|Panning for Gold in Georgia|
The great Georgia Gold Rush was sparked in 1829 (although some say the actual discovery was made the previous year) when news spread that gold had been found in the mountains about thirty miles north of Gainesville, Georgia. This is in the area of the present-day town of Dahlonega.
Men hoping to "strike it rich" flooded into North Georgia from all over the fledgling United States, much to the chagrin of the Cherokee Indians who owned much of the gold territory. The Cherokee, however, were forced west at bayonet point on the Trail of Tears in 1836-1838 and the entire gold country was opened to the whites once and for all.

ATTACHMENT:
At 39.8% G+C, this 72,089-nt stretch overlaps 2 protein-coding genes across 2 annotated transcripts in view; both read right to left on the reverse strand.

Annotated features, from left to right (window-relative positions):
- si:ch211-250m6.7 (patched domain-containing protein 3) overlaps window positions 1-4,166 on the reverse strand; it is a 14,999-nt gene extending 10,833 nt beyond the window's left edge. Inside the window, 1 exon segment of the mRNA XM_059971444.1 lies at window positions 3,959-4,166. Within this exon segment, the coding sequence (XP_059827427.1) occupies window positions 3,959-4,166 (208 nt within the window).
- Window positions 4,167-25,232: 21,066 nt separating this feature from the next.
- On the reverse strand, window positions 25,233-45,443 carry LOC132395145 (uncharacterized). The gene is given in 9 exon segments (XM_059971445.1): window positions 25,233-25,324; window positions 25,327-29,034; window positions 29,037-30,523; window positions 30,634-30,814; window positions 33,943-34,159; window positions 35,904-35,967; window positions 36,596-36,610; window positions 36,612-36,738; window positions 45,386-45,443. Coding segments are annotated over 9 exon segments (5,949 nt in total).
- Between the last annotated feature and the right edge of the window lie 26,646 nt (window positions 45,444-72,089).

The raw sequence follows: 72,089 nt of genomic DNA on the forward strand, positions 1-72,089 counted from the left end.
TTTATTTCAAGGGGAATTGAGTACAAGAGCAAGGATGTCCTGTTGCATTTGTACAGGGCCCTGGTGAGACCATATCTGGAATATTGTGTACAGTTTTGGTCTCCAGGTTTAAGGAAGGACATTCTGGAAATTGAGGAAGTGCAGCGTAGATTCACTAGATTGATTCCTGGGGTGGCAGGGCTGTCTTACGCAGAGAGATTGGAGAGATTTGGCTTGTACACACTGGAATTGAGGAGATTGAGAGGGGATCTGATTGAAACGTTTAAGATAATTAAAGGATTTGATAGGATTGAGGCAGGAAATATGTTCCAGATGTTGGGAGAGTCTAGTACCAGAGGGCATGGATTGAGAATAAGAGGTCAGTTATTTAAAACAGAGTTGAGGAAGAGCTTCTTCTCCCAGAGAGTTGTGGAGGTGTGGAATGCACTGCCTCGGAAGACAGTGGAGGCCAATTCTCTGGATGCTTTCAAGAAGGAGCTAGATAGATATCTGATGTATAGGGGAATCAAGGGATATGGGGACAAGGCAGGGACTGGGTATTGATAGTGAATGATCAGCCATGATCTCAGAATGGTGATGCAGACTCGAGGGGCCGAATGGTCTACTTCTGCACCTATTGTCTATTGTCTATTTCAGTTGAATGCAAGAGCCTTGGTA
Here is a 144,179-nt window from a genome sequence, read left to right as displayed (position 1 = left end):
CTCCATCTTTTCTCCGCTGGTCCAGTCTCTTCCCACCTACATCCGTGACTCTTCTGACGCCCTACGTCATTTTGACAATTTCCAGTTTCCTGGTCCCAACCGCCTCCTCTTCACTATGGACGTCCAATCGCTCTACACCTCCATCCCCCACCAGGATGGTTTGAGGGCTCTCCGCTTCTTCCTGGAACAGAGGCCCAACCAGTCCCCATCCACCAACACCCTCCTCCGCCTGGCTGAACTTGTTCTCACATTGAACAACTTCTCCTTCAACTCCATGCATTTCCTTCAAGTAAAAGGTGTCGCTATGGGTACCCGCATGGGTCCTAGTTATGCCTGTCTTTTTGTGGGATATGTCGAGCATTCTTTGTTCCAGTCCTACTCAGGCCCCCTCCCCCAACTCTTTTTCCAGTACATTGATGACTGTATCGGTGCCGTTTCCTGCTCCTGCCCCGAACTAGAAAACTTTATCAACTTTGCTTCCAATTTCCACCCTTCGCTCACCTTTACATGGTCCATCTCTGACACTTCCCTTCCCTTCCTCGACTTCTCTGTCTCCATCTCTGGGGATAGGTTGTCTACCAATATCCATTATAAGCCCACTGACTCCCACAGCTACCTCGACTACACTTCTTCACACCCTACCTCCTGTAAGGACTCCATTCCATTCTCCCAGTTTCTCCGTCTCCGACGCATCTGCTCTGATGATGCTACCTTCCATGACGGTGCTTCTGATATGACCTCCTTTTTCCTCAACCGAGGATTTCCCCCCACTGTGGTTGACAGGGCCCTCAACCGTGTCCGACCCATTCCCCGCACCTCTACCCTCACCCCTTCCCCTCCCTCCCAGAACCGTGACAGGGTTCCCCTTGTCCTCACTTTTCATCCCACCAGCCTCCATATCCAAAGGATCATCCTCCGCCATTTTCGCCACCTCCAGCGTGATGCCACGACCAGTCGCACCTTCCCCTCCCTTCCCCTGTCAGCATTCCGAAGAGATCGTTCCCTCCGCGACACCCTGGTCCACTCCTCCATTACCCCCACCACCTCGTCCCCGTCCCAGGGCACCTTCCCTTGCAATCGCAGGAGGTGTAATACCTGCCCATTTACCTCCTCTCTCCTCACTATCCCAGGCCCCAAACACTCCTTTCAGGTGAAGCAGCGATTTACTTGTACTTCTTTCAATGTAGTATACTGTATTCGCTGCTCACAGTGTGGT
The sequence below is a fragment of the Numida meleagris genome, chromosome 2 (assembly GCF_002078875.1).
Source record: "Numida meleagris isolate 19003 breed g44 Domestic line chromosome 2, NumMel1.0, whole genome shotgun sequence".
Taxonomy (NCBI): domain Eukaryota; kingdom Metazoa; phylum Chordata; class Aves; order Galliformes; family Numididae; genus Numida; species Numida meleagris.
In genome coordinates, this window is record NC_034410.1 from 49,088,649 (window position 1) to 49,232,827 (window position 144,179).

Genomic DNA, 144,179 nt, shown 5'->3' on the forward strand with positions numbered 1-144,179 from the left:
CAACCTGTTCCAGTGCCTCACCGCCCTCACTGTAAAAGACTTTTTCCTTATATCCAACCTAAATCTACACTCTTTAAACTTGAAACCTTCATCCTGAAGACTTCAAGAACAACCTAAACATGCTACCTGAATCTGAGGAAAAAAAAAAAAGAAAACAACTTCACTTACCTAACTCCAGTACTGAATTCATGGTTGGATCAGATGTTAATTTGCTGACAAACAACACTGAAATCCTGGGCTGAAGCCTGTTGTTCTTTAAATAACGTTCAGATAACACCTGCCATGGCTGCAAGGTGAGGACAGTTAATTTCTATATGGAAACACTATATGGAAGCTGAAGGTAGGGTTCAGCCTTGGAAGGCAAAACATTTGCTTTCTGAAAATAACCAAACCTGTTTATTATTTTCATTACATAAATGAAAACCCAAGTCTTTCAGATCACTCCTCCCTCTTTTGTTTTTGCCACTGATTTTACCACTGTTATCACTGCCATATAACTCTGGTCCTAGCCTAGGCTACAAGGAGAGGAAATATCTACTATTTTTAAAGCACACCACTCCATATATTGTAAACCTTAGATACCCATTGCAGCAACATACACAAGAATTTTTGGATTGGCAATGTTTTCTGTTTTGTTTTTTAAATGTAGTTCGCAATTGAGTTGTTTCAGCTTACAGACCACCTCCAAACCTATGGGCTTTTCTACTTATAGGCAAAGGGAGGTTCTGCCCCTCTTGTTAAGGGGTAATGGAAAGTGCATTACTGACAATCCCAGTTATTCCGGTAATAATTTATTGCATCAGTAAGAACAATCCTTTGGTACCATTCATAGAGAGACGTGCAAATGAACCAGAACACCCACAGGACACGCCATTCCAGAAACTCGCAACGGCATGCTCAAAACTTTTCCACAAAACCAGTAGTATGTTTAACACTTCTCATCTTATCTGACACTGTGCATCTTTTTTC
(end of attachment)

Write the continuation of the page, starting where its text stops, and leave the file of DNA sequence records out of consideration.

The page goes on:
|Gold Stream in North Georgia|
The wealth of the Georgia gold fields led towns such as Dahlonega and Auraria to spring up almost overnight. The U.S. Government even built a branch U.S. Mint in Dahlonega and turned out over $6,000,000 in coins there in just 23 years.
|Old Lumpkin County Courthouse|
Today's Dahlonega Gold Museum
There was still gold in the hills and millions more would be extracted. People still find it there today, in fact, and the U.S. Forest Service even allows the public to pan for a little of their own in the Chattahoochee National Forest!
To learn more, please visit www.exploresouthernhistory.com/georgiagold.